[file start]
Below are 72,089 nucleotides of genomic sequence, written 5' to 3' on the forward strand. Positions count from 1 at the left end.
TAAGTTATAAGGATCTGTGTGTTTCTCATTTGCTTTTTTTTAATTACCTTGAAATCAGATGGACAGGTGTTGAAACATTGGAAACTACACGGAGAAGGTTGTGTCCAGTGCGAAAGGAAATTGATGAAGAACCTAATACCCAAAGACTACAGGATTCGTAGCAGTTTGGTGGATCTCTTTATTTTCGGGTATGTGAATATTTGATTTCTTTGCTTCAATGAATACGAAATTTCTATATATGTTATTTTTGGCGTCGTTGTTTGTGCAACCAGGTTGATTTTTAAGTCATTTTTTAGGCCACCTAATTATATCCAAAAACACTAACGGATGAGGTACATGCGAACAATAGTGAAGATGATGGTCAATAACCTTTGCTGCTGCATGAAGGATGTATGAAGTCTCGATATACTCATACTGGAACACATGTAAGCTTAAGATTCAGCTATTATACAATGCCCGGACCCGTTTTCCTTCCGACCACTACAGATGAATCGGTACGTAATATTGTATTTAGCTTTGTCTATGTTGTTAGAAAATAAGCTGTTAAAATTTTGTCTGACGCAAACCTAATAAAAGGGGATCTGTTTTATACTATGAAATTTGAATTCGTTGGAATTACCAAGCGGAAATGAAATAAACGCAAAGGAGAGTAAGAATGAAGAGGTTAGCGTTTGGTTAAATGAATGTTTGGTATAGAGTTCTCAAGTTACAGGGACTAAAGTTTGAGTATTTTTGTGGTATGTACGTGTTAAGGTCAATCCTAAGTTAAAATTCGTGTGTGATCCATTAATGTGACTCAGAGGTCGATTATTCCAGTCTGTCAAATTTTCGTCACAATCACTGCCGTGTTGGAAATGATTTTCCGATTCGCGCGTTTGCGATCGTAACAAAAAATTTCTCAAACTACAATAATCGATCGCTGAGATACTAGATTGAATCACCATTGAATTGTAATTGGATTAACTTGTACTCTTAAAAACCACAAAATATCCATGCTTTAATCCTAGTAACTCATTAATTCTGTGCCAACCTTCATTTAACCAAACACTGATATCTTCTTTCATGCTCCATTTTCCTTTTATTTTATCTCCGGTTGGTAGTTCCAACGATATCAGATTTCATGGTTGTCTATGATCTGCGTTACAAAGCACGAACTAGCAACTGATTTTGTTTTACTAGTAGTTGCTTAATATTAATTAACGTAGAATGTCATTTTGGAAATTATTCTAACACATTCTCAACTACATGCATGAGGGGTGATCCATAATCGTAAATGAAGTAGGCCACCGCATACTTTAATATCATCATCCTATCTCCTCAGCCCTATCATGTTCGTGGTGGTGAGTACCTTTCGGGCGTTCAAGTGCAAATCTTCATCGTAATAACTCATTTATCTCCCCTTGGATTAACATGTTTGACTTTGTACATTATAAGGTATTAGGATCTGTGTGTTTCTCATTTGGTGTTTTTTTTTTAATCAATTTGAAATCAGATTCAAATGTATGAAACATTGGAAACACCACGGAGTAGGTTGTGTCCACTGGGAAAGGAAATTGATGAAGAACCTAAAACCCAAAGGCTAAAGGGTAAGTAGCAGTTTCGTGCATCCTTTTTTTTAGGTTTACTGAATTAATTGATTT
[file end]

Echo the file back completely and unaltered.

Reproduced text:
Below are 72,089 nucleotides of genomic sequence, written 5' to 3' on the forward strand. Positions count from 1 at the left end.
TAAGTTATAAGGATCTGTGTGTTTCTCATTTGCTTTTTTTTAATTACCTTGAAATCAGATGGACAGGTGTTGAAACATTGGAAACTACACGGAGAAGGTTGTGTCCAGTGCGAAAGGAAATTGATGAAGAACCTAATACCCAAAGACTACAGGATTCGTAGCAGTTTGGTGGATCTCTTTATTTTCGGGTATGTGAATATTTGATTTCTTTGCTTCAATGAATACGAAATTTCTATATATGTTATTTTTGGCGTCGTTGTTTGTGCAACCAGGTTGATTTTTAAGTCATTTTTTAGGCCACCTAATTATATCCAAAAACACTAACGGATGAGGTACATGCGAACAATAGTGAAGATGATGGTCAATAACCTTTGCTGCTGCATGAAGGATGTATGAAGTCTCGATATACTCATACTGGAACACATGTAAGCTTAAGATTCAGCTATTATACAATGCCCGGACCCGTTTTCCTTCCGACCACTACAGATGAATCGGTACGTAATATTGTATTTAGCTTTGTCTATGTTGTTAGAAAATAAGCTGTTAAAATTTTGTCTGACGCAAACCTAATAAAAGGGGATCTGTTTTATACTATGAAATTTGAATTCGTTGGAATTACCAAGCGGAAATGAAATAAACGCAAAGGAGAGTAAGAATGAAGAGGTTAGCGTTTGGTTAAATGAATGTTTGGTATAGAGTTCTCAAGTTACAGGGACTAAAGTTTGAGTATTTTTGTGGTATGTACGTGTTAAGGTCAATCCTAAGTTAAAATTCGTGTGTGATCCATTAATGTGACTCAGAGGTCGATTATTCCAGTCTGTCAAATTTTCGTCACAATCACTGCCGTGTTGGAAATGATTTTCCGATTCGCGCGTTTGCGATCGTAACAAAAAATTTCTCAAACTACAATAATCGATCGCTGAGATACTAGATTGAATCACCATTGAATTGTAATTGGATTAACTTGTACTCTTAAAAACCACAAAATATCCATGCTTTAATCCTAGTAACTCATTAATTCTGTGCCAACCTTCATTTAACCAAACACTGATATCTTCTTTCATGCTCCATTTTCCTTTTATTTTATCTCCGGTTGGTAGTTCCAACGATATCAGATTTCATGGTTGTCTATGATCTGCGTTACAAAGCACGAACTAGCAACTGATTTTGTTTTACTAGTAGTTGCTTAATATTAATTAACGTAGAATGTCATTTTGGAAATTATTCTAACACATTCTCAACTACATGCATGAGGGGTGATCCATAATCGTAAATGAAGTAGGCCACCGCATACTTTAATATCATCATCCTATCTCCTCAGCCCTATCATGTTCGTGGTGGTGAGTACCTTTCGGGCGTTCAAGTGCAAATCTTCATCGTAATAACTCATTTATCTCCCCTTGGATTAACATGTTTGACTTTGTACATTATAAGGTATTAGGATCTGTGTGTTTCTCATTTGGTGTTTTTTTTTTAATCAATTTGAAATCAGATTCAAATGTATGAAACATTGGAAACACCACGGAGTAGGTTGTGTCCACTGGGAAAGGAAATTGATGAAGAACCTAAAACCCAAAGGCTAAAGGGTAAGTAGCAGTTTCGTGCATCCTTTTTTTTAGGTTTACTGAATTAATTGATTT